Scammers and fraudsters will often express urgency when requesting information or forcing you to take an action. This is designed to prevent you analysing the request in any detail or applying any scrutiny. This is enforced through the act of fear that ‘if you don’t do this immediately something bad will happen’.

How to protect against phishing attacks

One of the main reasons Phishing attacks are successful is that humans have a tendency to trust if they believe the email or message appears to be from a legitimate body. Most people do not understand email is based on technology that is more than 50 year old and was never conceived for security. Email can be easily manipulated to appear to be from anyone. The same applies to SMS and even telephone calls, combine the three and its difficult to determine the legitimacy of the communication.

Phishing emails can look very authentic because the information within the message may contain personal details that may convince you the sender has some form of authority. The scammers rely on this as most people don’t realise this information is available on the Internet for anyone to find and use.

Take a look at the information you are freely sharing on Facebook, Instagram or even LinkedIn. You would be amazed how a skilled individual could leverage this data to create an incredibly detailed dossier that can be used to attack and scam you.

Best practise to stay safe from scammers and fraudsters

  • Never share personal information in response to an email, SMS message or social media post unless you are absolutely sure about who is asking for it and why.

  • Make yourself more resistant to Phishing by ensuring that all important email or SMS requests are verified using a second type of communication that you instigate. Call the person back on a number you know and that wasn’t provided by the individual sending the communication.

  • Protect yourself from malware, which is often hidden in Phishing emails, or in websites that they link to. Employing good computer (and smart phone) defences can stop malware installing, even if the email is clicked.

  • Ensure your computer and/or smart phone has all the latest software patches to ensure malware can’t infect your computer because you have failed to install the latest Microsoft or Mac updates or your anti-virus software isn’t up-to-date.

  • Don’t use the same password across multiple accounts, accept most websites will be compromised by hackers so limit the damage inflicted if one username and password was exposed.

  • Ensure you use a truly strong password, follow the three word process and follow my good practice guide

  • Use a good Password Manager (Vault) to easy save and remember your complex passwords.

  • Whenever possible use 2-FA security to logon to an online account.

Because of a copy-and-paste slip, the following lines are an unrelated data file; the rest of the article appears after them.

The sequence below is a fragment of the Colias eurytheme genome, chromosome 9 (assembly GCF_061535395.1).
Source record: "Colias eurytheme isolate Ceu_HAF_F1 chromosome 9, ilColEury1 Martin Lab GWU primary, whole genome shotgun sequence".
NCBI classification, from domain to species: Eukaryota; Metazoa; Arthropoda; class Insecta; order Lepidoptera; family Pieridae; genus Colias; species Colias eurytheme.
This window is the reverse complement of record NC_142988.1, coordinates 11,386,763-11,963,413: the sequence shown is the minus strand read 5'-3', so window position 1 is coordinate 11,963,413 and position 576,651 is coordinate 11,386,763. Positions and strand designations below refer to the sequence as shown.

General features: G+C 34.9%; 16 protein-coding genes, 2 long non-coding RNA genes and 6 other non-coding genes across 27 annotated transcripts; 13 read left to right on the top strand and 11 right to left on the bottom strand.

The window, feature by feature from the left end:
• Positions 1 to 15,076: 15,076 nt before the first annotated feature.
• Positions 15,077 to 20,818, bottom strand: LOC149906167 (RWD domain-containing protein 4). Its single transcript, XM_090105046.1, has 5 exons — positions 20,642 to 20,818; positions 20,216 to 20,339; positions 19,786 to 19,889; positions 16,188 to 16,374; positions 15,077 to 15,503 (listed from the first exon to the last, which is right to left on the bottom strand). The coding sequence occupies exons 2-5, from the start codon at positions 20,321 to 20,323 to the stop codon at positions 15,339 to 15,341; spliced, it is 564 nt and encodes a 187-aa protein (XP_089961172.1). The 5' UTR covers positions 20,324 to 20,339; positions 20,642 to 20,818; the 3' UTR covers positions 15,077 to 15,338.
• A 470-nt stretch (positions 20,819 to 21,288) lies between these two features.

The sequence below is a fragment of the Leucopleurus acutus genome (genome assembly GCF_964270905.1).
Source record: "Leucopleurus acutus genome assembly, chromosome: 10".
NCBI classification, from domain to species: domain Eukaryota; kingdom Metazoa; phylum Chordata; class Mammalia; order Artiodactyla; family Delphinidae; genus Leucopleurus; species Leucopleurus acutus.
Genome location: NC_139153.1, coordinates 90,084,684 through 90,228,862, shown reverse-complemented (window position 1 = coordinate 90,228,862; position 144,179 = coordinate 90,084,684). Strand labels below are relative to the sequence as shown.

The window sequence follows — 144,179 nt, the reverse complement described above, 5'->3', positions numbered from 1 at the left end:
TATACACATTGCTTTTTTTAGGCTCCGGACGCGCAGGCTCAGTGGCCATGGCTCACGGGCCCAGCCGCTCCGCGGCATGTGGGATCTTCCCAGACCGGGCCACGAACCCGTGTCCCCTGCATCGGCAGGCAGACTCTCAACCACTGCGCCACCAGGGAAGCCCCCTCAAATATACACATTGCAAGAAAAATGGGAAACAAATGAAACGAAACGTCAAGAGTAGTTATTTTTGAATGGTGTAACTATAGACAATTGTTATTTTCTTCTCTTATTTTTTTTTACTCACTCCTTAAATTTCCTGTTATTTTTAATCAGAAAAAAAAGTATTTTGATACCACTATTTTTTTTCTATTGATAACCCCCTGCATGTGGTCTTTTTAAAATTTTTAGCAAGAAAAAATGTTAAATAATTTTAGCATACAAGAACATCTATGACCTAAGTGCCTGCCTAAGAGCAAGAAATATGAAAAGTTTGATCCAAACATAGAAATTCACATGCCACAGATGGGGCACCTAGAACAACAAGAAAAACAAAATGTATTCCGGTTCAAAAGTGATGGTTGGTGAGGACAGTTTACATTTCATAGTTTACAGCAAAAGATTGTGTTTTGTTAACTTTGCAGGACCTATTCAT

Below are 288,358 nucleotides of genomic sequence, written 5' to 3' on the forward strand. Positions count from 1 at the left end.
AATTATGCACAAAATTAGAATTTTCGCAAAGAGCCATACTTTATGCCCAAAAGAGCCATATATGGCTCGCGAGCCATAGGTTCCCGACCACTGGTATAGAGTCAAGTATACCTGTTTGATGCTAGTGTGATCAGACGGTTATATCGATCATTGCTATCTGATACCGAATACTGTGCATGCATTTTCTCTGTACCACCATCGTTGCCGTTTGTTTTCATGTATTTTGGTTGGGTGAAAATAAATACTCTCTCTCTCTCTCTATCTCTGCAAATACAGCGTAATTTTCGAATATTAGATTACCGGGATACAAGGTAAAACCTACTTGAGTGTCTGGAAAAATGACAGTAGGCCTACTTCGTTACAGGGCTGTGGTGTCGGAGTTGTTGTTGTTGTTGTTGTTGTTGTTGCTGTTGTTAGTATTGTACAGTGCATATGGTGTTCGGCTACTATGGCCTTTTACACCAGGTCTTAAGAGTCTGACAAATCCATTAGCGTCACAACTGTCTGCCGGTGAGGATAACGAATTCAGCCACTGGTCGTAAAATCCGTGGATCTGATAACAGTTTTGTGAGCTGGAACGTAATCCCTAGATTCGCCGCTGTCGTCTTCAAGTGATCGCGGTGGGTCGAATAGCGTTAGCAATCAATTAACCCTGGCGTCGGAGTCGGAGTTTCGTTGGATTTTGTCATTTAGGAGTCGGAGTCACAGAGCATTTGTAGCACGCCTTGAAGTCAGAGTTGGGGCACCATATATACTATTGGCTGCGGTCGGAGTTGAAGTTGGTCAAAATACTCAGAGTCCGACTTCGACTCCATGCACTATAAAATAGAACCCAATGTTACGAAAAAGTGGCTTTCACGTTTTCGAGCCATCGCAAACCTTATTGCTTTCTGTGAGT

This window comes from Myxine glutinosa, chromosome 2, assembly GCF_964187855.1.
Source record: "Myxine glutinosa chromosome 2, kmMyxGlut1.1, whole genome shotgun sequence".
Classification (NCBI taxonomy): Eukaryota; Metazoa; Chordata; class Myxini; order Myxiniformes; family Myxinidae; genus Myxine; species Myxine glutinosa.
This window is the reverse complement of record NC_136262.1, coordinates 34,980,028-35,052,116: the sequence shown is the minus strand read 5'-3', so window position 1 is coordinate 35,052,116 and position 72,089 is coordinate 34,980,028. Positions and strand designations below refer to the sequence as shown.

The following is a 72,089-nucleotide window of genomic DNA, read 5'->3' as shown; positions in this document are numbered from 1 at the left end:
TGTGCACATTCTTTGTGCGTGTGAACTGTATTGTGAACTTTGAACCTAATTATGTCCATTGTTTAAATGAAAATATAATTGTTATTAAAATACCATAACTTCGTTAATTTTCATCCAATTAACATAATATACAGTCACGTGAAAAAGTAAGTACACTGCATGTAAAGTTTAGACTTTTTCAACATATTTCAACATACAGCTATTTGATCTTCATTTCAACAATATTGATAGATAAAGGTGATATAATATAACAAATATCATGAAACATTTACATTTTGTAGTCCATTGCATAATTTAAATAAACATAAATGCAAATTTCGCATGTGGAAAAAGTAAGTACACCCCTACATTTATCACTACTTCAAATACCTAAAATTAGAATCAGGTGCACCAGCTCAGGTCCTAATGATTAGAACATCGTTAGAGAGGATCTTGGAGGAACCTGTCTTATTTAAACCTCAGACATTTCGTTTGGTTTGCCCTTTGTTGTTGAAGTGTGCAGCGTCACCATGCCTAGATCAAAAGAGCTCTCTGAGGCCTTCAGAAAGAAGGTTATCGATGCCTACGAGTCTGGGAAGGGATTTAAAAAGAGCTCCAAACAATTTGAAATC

• Trust but verify (independently), never be forced into making a quick decision, no matter how much pressure you are placed under.

Conclusion

Phishing attacks are becoming more and more sophisticated, making it difficult to distinguish legitimate emails or other forms of communication from fake ones.

As a result, it is important to be aware of the tell-tale signs of a phishing attack, such as was the request unsolicited, is the sender applying pressure to disclose information, click on a link or download a file urgently. Is there poor grammar or incorrect spelling, although this is much more rare today. Is the messaging requiring you to disclose any personal or financial information, and are you able to independently verify the request.

It is imperetive you always exercise caution when clicking on links or opening any attachments. Never become a victim to email blindness and accidently click on a link or open a file through routine. Separate those emails that contain attachments taking extra care before opening them.

Additionally, it is important to keep your computer’s security software up-to-date and to create strong passwords that are difficult to guess.

Phishing attacks can be prevented and adopting good cyber hygiene will help protect yourself from becoming a victim of Phishing and cybercrime. Small steps can make a huge difference in ensuring your online safety whilst reducing the risk of financial loss.

For more information on Phishing please visit the Nation Cyber Security Centre

About the author

Jon Cosson
Jon Cosson MSc.

With more than 35 years’ experience in the IT industry, Jon has held a variety of senior IT positions since starting his career in mainframe computer systems in the 1980s.

Jon is a highly respected technical leader and security specialist, passionate about IT security he holds numerous globally recognised cyber security certifications including CISSP, CISM, C|CISO, CEH, CHFI and MBCI. In 2016 he returned to academia and obtained a Masters Degree (Distinction) in Cyber Security.

Jon is an experienced Information Security professional with a proven ability to independently master complex products and technologies. He is a regular speaker at global cyber security events, working with a plethora of cyber security visionaries.